What Could Be Simpler?
SIMPLEs Make it Easier for Small Employers to Offer a Retirement Plan
One especially challenging task for smaller companies is to provide an employee retirement plan for their employees. SIMPLEs – Savings Incentive Match Plans for Employees are much easier to set up, contribute to, and maintain. A nominal financial investment is necessary when establishing a SIMPLE. Once the plan is up and running, a financial institution can handle much of the administrative work. SIMPLEs allow employees to save for their retirement on a tax-deferred basis through payroll deductions.
Your business will be required to meet certain conditions in order to be able to offer a SIMPLE to your employees. For example, you must have no more than 100 employees who earned $5,000 (or more) in compensation during the preceding calendar year. (All employees should be included, even if some do not meet the plan’s eligibility requirements.) If your company creates a SIMPLE and later surpasses the 100-employee mark, the plan may remain in effect for up to two more years.
Generally, you will not be able to offer a SIMPLE if you are currently offering another retirement plan. However, there are exceptions for employees covered under collective bargaining agreements, and for companies that participated in an acquisition or disposition during the year.
One major decision you will face, is whether your business will select the financial institution to act as trustee for the plan, or whether employees will be able to select their own financial institution for receiving their contributions. There are only certain types of financial institutions, such as banks and some insurance companies, which can act as SIMPLE trustees.
The trustees agree to invest the plan contributions received, typically in mutual funds. The trustees also agree to be responsible for providing employers with information related to the plan year.
Another important decision is the creation and execution of the plan document. The plan document should include the plan terms, such as eligibility criteria and employer contributions. Either IRS Form 5304-SIMPLE or IRS Form 5305-SIMPLE can be used for this purpose. IRS Form 5304-SIMPLE is used if each participant selects the financial institution receiving his or her plan contributions. Whereas, IRS Form 5305-SIMPLE is used if the business deposits all contributions at a financial institution it designates. Alternatively, some financial institutions have their own forms for employers to use.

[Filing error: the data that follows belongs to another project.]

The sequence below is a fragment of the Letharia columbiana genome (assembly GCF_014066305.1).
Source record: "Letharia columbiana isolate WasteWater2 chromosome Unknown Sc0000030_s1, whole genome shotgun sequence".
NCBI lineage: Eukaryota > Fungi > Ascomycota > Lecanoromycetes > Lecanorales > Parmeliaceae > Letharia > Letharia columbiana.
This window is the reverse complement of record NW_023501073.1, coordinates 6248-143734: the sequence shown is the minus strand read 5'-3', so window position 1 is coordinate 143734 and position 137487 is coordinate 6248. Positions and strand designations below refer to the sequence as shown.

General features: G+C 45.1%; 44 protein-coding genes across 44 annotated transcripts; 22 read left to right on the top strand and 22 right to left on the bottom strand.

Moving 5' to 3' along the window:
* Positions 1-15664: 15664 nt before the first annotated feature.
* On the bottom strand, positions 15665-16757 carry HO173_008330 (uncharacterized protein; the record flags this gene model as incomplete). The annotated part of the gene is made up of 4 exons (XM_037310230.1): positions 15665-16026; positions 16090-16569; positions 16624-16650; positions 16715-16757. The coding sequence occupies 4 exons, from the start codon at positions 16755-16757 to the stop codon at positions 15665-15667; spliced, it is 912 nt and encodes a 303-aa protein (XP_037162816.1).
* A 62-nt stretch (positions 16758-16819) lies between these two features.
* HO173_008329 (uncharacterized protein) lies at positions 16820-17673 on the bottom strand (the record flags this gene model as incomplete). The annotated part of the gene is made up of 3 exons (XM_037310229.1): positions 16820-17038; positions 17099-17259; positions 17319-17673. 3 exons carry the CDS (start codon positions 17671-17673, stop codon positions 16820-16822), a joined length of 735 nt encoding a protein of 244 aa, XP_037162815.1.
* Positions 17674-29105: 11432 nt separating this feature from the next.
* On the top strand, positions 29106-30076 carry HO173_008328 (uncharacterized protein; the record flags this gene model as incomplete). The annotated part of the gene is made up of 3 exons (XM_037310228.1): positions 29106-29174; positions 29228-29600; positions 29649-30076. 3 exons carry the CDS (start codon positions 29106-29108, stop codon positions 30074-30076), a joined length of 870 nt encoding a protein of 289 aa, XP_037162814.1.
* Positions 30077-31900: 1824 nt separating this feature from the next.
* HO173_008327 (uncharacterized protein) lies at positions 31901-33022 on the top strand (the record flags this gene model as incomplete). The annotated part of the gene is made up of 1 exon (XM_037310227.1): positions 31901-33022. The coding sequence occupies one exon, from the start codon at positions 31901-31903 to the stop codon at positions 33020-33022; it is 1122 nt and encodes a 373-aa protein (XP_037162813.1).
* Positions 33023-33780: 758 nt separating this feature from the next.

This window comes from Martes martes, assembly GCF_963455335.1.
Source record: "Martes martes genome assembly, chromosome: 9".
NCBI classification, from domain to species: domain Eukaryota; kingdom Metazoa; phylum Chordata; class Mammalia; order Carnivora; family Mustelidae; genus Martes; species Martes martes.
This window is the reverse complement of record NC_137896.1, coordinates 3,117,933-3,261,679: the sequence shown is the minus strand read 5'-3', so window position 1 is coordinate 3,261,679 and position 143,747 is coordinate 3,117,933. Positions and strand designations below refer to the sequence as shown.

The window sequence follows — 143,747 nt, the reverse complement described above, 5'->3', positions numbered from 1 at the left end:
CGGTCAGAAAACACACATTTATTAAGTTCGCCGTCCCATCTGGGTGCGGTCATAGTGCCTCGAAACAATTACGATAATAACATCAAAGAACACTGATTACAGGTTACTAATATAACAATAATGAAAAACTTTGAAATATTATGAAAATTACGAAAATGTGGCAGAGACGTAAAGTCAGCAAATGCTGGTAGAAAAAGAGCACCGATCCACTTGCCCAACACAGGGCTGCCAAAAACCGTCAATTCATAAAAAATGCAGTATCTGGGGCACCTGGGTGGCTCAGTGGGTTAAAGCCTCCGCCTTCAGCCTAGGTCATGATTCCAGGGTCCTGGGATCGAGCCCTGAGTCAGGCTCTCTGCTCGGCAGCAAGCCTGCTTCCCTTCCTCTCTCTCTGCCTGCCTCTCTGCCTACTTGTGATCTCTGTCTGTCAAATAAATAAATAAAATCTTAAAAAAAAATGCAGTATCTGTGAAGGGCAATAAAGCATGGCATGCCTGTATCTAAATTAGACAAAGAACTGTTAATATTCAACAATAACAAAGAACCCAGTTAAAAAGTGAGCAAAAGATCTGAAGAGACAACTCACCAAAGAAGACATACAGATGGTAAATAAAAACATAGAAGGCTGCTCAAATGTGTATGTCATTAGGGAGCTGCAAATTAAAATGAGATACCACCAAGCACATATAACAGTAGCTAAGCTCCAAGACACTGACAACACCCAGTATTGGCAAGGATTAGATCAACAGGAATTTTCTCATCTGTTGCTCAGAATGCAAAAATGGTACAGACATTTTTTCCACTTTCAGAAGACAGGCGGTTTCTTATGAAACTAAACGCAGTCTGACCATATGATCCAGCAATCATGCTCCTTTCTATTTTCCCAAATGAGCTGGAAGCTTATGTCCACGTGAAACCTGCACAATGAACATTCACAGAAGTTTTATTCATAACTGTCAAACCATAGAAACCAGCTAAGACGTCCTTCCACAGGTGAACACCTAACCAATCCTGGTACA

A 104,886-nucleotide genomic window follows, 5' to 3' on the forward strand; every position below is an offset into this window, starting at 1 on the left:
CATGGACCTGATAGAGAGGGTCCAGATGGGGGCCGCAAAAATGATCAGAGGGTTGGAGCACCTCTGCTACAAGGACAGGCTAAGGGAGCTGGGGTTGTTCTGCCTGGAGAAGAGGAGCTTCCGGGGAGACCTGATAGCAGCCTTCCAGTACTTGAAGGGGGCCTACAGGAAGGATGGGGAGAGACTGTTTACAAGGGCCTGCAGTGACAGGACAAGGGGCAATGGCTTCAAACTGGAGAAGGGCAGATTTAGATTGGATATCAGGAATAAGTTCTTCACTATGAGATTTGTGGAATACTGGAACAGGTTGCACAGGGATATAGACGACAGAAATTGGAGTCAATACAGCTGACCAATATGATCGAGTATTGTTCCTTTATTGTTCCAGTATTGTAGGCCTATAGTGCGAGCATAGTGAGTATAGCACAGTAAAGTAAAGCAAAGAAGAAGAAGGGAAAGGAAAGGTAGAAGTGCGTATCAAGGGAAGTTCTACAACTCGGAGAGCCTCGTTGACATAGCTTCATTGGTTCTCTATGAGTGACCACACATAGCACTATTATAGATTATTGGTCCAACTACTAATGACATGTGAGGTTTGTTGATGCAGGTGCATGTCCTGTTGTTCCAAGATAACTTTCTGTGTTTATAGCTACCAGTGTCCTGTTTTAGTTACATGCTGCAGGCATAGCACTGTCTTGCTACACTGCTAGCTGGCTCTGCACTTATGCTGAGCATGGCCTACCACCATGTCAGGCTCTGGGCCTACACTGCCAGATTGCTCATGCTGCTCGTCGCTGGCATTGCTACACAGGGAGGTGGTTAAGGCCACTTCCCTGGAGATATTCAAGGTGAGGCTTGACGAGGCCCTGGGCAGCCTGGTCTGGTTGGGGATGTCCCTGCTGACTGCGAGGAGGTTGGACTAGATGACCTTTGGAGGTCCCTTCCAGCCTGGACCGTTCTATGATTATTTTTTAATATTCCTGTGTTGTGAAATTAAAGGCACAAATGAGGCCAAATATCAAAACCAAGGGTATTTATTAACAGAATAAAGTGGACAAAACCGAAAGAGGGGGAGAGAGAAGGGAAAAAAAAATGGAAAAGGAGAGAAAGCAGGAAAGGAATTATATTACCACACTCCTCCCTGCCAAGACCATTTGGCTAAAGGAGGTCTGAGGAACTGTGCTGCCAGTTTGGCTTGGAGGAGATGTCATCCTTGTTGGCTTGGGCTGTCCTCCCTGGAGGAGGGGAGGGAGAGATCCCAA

Plan information must be provided to the employees by the employer. The summary plan description (“SPD”) is in easy to explain language and summarizes the basics, such as eligibility requirements, benefits provided, and the name and address of the trustee. Providing employees with copies of IRS Forms 5304-SIMPLE or 5305-SIMPLE would satisfy this requirement, or, you may elect that the financial institution provide the SPD to your employees.
In addition, an annual election notice which outlines each employee’s ability to make contributions through salary reduction, as well as the contributions made by the employers, must be provided to each employee. As noted above, the IRS Forms 5304-SIMPLE or 5305-SIMPLE may be used.
Employers must contribute to their employees’ accounts once the SIMPLE is created. The company has two options when making contributions:
- The employer matches each employee’s contributions up to 3% of their compensation, or
- The employer contributes 2% of each eligible employee’s compensation (up to a maximum compensation level of $260,000 in 2014). This contribution occurs whether or not the employee makes a contribution.
The employer annually reviews the contribution options and is then required to inform the employees.
The employees are not required to contribute to their SIMPLEs, even if they are eligible. If an employee chooses to contribute to his or her account, he or she may defer up to $12,000 in 2014, with the exception of those employees age 50 or older by the end of the tax year, who are allowed an additional $2,500 as “catch-up” contributions. It is recommended that you check with your tax and benefits advisor for the latest information, as these limits may increase for 2015.
Once the contribution is in the employee’s SIMPLE account, it is 100% vested with the employee, whether it originated from employer or employee contributions.
It’s So SIMPLE
These types of plans don’t require an extreme amount of time to administer and are relatively low costing, therefore, would be a great benefit which your company could offer to its employees. Your tax and benefits advisors can help determine whether a SIMPLE is right for you, and, if so, walk you through the steps for setting one up.
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